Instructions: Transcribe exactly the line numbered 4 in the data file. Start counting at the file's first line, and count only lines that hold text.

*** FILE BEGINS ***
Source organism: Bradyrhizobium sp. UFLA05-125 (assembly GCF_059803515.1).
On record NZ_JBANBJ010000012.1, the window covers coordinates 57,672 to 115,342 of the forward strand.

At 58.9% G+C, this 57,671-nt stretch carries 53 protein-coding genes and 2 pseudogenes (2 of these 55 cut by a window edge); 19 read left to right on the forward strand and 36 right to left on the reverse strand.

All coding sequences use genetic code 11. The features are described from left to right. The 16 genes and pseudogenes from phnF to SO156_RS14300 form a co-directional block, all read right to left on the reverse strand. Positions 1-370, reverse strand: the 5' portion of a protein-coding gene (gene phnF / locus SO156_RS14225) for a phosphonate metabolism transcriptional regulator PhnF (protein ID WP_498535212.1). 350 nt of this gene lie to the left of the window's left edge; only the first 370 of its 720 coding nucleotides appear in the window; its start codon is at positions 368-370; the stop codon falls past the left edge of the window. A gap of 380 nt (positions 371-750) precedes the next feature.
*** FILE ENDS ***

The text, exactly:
All coding sequences use genetic code 11. The features are described from left to right. The 16 genes and pseudogenes from phnF to SO156_RS14300 form a co-directional block, all read right to left on the reverse strand. Positions 1-370, reverse strand: the 5' portion of a protein-coding gene (gene phnF / locus SO156_RS14225) for a phosphonate metabolism transcriptional regulator PhnF (protein ID WP_498535212.1). 350 nt of this gene lie to the left of the window's left edge; only the first 370 of its 720 coding nucleotides appear in the window; its start codon is at positions 368-370; the stop codon falls past the left edge of the window. A gap of 380 nt (positions 371-750) precedes the next feature.